Qatar is expected to remain one of the fastest-growing economies in the Middle East on the back of strong investment income and continued government spending on tourism and infrastructure projects despite shrinking energy revenues, analysts said.
The Gulf Arab state, an OPEC oil producer and the world's largest LNG exporter, is arguably one of the most financially secure economies, anchored by long-term liquefied natural gas (LNG) contracts and strong fiscal reserves that provide a cushion against a protracted commodity downturn.
"Despite the oil price shock, real GDP growth in Qatar will likely remain relatively strong over the next two years. The government's fiscal buffers and sizeable assets will sustain public investment, which in turn will support non-hydrocarbon growth," says Steffen Dyck, a VP-senior analyst at Moody's.
Figures from the Qatar central bank highlight that traditional hydrocarbon-related revenues are increasingly balanced by non-oil income sources. Real gross domestic product (GDP) grew 4.8% in the second quarter of 2015, led by the non-hydrocarbon sector which shot up 9.1%.
"We expect average growth of 5% from 2015-17, with upside risks at the later stage if oil prices retrace more than expected," Dauba-Pantanacce, a senior economist with Standard Chartered Bank, said in a report.
The share of investment in GDP edged up to 32.4% in 2014 from 28.6% in 2013 on rising capital spending from the government, and analysts expect that figure to rise in 2015 too.
Qatar published its 2016 budget in December which projected a deficit of QAR 46.5 billion (USD 12.8 billion), its first in 15 years. It forecast revenues of QAR 156 billion and expenditures of QAR 202.5 billion, compared with QAR 226 billion and QAR 218.4 billion respectively in the previous budget.
The government asked banks to provide a USD 5.5 billion loan to help reduce its domestic borrowing.
The finance minister said in remarks published by the state news agency QNA that the 2016 budget would maintain spending in key sectors like health, education, infrastructure and transport.
Qatar's estimated spend on physical infrastructure is USD 200 billion between 2014 and 2022. While significant spending is being devoted to prepare for the 2022 World Cup, projects directly related to the event account for less than 10% of the planned total.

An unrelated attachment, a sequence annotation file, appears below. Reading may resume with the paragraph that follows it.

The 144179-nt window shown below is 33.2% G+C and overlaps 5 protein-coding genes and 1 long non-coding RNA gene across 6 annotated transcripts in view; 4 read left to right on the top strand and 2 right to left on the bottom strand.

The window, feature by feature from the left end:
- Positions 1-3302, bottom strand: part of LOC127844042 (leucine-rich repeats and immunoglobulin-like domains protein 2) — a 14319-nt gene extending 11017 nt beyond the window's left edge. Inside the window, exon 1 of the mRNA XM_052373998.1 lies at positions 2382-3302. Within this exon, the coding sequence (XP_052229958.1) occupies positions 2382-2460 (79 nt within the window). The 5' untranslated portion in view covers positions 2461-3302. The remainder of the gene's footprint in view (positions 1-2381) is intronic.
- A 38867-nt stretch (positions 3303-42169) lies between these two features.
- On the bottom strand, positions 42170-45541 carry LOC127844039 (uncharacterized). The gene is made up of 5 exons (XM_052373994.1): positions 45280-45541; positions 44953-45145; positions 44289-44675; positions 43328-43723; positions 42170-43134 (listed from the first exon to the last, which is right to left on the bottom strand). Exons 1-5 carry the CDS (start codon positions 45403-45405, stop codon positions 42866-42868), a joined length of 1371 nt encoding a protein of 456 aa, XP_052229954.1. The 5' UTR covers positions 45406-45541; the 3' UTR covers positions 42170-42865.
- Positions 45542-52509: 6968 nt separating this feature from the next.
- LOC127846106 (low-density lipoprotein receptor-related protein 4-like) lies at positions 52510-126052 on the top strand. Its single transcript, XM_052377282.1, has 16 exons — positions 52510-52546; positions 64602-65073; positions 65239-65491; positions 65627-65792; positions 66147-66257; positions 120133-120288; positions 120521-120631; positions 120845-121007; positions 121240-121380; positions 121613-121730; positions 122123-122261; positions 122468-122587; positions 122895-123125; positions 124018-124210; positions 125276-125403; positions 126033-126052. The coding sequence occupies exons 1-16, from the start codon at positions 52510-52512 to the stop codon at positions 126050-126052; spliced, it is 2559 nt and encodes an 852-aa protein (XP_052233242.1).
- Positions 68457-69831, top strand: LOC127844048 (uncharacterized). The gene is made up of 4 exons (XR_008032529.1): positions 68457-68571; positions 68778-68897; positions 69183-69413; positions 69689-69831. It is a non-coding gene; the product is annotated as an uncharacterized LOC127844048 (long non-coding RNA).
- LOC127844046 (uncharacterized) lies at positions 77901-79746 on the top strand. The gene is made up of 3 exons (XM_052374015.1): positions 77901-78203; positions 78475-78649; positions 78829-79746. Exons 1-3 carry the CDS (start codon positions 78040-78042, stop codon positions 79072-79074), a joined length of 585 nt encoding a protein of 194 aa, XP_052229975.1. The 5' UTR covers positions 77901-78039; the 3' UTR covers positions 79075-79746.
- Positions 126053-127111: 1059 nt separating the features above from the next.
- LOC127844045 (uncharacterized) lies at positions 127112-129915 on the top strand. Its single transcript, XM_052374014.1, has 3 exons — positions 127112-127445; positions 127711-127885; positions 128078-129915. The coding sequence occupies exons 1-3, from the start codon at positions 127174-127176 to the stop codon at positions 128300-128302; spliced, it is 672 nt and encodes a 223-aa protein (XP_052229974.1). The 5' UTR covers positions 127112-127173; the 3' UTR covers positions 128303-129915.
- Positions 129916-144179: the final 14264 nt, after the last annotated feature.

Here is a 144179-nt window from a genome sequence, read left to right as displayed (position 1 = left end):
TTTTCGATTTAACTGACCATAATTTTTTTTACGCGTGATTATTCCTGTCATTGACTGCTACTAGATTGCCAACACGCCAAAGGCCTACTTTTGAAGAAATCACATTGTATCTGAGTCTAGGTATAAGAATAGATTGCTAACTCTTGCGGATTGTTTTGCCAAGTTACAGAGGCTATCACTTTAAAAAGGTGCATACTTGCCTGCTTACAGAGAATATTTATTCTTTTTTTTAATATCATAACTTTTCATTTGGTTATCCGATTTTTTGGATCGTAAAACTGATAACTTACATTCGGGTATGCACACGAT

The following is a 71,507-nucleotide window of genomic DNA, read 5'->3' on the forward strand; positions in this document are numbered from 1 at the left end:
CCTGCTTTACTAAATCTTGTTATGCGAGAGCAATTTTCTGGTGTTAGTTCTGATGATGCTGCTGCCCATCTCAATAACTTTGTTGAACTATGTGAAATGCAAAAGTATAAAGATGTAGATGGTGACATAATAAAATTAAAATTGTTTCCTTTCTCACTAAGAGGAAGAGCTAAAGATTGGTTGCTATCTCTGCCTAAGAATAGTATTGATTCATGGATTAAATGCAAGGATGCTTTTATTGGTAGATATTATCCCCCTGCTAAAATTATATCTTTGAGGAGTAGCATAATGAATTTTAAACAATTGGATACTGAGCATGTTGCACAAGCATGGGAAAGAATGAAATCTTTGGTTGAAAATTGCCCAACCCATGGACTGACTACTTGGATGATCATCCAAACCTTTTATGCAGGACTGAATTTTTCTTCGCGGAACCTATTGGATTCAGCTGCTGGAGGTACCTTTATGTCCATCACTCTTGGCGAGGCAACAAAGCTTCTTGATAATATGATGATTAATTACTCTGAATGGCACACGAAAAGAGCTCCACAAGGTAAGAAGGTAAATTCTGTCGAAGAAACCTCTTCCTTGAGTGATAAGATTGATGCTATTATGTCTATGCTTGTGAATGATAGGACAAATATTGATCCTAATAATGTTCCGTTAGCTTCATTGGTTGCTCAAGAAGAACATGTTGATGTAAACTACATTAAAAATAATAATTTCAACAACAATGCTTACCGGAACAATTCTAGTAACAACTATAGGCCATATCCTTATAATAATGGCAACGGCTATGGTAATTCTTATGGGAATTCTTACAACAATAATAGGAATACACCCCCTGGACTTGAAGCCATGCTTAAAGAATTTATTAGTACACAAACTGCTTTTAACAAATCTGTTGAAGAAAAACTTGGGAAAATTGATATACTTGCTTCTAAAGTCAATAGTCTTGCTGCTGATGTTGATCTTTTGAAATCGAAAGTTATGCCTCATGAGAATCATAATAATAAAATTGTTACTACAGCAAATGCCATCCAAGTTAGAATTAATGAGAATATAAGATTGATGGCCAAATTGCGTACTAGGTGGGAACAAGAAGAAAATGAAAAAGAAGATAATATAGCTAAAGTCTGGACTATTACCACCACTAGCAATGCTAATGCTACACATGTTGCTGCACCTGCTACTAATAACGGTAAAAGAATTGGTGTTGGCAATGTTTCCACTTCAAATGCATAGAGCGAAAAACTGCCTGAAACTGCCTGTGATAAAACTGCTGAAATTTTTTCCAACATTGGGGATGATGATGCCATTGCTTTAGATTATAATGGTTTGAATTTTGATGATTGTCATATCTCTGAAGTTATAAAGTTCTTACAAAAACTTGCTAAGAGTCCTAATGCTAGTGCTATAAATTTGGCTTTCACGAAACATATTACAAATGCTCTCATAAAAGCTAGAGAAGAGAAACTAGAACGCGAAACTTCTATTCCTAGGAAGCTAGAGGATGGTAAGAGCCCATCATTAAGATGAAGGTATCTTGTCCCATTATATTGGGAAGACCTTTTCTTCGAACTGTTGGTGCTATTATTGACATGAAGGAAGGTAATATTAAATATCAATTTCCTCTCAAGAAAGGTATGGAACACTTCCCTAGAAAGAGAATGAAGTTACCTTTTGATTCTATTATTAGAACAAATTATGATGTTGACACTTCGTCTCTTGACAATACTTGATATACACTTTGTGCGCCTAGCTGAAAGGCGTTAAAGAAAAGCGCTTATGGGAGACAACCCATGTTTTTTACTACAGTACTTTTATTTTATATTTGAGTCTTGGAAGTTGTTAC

Not only do the infrastructure projects satisfy demand for services like transport, healthcare and education, they also add to demand by attracting foreign workers.
"We expect the shares of private consumption and investment to increase on high population growth and strong government investments," Qatar National Bank said in a report in January.
The population could reach 2.8 million by 2018, which would represent a 75% increase in eight years, according to Standard Chartered Bank.
"This would support the housing, financial services, retail, construction and entertainment sectors, although it would also likely put further pressure on the import bill," said Dauba-Pantanacce.
The Institute of International Finance said that Qatar's fiscal accounts have been stronger than expected in the 2014/2015 fiscal year, "reflecting expenditure restraint and robust revenues on the back of record investment income."
Based on Brent crude oil price forecast of an average USD 55 per barrel in 2015 and USD 53 in 2016, the government's fiscal surplus would decline to 6.4% of GDP in 2015, from 16.7% in 2014, and would turn into a small deficit of 2.4% of GDP in 2016.
Finance Minister Ali Sherif Al-Emadi recently said that the country's budget break-even price will be lower than the USD 65 per barrel, which was used in the budget for 2015.
There are signs that the government is looking to impose greater discipline on current spending and potentially raising tax revenue. At the margin, this could act as a brake on projected growth rates, but on a longer view might be healthy in that it would tend to ensure a more efficient use of resources.
The prudence is important as Qatar navigates through an uncertain global natural gas demand. The influx of new LNG supplies eyeing the Asian market is a concern for Qatar which is currently the world's largest LNG exporter.
In a move to ensure Qatar keep its favored position in Asia, state-owned Rasgas renegotiated a 25-year contract with Petronet LNG allowing India's biggest gas importer to buy LNG at almost half the original price.
Under the new contract, Rasgas will supply LNG to Petronet at USD 6-7 per million British thermal units (mmBtu) from Jan. 1, sharply lower than USD 12-13 per mmbtu agreed earlier, Reuters quoted the Indian oil minister as saying in December.
Such a move would bring the Qatar-Petronet contract in line with most other oil linked LNG contracts signed over the past five years.
RasGas also waived off a USD 1.5 billion penalty against Petronet for falling short on volume nominations by taking only 68% of its 7.5 million-tons contractual obligation.